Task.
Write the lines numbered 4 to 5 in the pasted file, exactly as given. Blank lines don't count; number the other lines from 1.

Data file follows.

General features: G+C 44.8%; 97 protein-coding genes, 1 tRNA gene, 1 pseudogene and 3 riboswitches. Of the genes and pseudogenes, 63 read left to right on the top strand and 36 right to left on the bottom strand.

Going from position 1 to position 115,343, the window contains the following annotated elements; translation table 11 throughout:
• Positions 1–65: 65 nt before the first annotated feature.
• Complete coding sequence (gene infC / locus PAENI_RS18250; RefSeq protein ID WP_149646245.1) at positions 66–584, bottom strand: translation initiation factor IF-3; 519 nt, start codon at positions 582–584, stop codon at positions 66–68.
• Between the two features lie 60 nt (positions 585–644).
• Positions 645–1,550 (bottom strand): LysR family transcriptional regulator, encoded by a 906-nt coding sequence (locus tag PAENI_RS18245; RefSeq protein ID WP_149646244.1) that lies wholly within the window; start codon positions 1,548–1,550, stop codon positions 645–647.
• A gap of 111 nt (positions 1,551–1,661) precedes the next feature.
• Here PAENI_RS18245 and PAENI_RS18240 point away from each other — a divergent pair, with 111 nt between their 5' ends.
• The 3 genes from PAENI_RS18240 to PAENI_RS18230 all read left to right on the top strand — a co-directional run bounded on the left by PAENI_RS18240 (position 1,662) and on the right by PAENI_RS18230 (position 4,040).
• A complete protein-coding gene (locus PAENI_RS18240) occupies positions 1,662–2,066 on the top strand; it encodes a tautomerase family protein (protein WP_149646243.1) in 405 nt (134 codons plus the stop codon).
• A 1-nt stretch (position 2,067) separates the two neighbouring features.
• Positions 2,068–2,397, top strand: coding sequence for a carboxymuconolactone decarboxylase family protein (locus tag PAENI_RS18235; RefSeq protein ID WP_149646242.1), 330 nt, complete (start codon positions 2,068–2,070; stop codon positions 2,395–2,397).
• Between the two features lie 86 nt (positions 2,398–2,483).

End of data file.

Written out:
• Complete coding sequence (gene infC / locus PAENI_RS18250; RefSeq protein ID WP_149646245.1) at positions 66–584, bottom strand: translation initiation factor IF-3; 519 nt, start codon at positions 582–584, stop codon at positions 66–68.
• Between the two features lie 60 nt (positions 585–644).